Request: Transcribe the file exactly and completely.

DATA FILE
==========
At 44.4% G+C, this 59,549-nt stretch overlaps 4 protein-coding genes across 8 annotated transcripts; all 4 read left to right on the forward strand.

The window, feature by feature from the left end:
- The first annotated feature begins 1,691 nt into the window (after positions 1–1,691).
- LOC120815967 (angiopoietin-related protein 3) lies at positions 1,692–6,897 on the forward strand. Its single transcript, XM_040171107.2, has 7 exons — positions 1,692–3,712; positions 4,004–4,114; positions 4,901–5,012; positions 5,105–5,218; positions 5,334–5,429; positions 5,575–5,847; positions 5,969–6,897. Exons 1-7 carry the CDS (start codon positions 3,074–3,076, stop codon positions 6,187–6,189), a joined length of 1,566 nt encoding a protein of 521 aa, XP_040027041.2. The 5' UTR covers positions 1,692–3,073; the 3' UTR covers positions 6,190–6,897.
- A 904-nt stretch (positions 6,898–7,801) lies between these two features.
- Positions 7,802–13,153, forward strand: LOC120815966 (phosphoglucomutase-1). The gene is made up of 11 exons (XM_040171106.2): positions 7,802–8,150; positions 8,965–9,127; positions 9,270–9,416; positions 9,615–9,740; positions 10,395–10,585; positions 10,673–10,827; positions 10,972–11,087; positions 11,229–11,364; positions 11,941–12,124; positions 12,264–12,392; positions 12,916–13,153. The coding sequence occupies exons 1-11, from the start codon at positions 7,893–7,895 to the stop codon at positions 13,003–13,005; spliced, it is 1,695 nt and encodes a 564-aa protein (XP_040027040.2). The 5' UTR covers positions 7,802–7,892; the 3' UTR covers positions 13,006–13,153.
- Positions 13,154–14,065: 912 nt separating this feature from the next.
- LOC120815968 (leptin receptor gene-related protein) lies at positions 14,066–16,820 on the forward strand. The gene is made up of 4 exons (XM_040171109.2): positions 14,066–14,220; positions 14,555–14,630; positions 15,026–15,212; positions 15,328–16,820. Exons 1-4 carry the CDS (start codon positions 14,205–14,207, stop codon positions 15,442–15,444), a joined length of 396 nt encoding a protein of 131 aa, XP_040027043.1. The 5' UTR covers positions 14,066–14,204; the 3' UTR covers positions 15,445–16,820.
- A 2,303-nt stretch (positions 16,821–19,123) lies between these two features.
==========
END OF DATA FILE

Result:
At 44.4% G+C, this 59,549-nt stretch overlaps 4 protein-coding genes across 8 annotated transcripts; all 4 read left to right on the forward strand.

The window, feature by feature from the left end:
- The first annotated feature begins 1,691 nt into the window (after positions 1–1,691).
- LOC120815967 (angiopoietin-related protein 3) lies at positions 1,692–6,897 on the forward strand. Its single transcript, XM_040171107.2, has 7 exons — positions 1,692–3,712; positions 4,004–4,114; positions 4,901–5,012; positions 5,105–5,218; positions 5,334–5,429; positions 5,575–5,847; positions 5,969–6,897. Exons 1-7 carry the CDS (start codon positions 3,074–3,076, stop codon positions 6,187–6,189), a joined length of 1,566 nt encoding a protein of 521 aa, XP_040027041.2. The 5' UTR covers positions 1,692–3,073; the 3' UTR covers positions 6,190–6,897.
- A 904-nt stretch (positions 6,898–7,801) lies between these two features.
- Positions 7,802–13,153, forward strand: LOC120815966 (phosphoglucomutase-1). The gene is made up of 11 exons (XM_040171106.2): positions 7,802–8,150; positions 8,965–9,127; positions 9,270–9,416; positions 9,615–9,740; positions 10,395–10,585; positions 10,673–10,827; positions 10,972–11,087; positions 11,229–11,364; positions 11,941–12,124; positions 12,264–12,392; positions 12,916–13,153. The coding sequence occupies exons 1-11, from the start codon at positions 7,893–7,895 to the stop codon at positions 13,003–13,005; spliced, it is 1,695 nt and encodes a 564-aa protein (XP_040027040.2). The 5' UTR covers positions 7,802–7,892; the 3' UTR covers positions 13,006–13,153.
- Positions 13,154–14,065: 912 nt separating this feature from the next.
- LOC120815968 (leptin receptor gene-related protein) lies at positions 14,066–16,820 on the forward strand. The gene is made up of 4 exons (XM_040171109.2): positions 14,066–14,220; positions 14,555–14,630; positions 15,026–15,212; positions 15,328–16,820. Exons 1-4 carry the CDS (start codon positions 14,205–14,207, stop codon positions 15,442–15,444), a joined length of 396 nt encoding a protein of 131 aa, XP_040027043.1. The 5' UTR covers positions 14,066–14,204; the 3' UTR covers positions 15,445–16,820.
- A 2,303-nt stretch (positions 16,821–19,123) lies between these two features.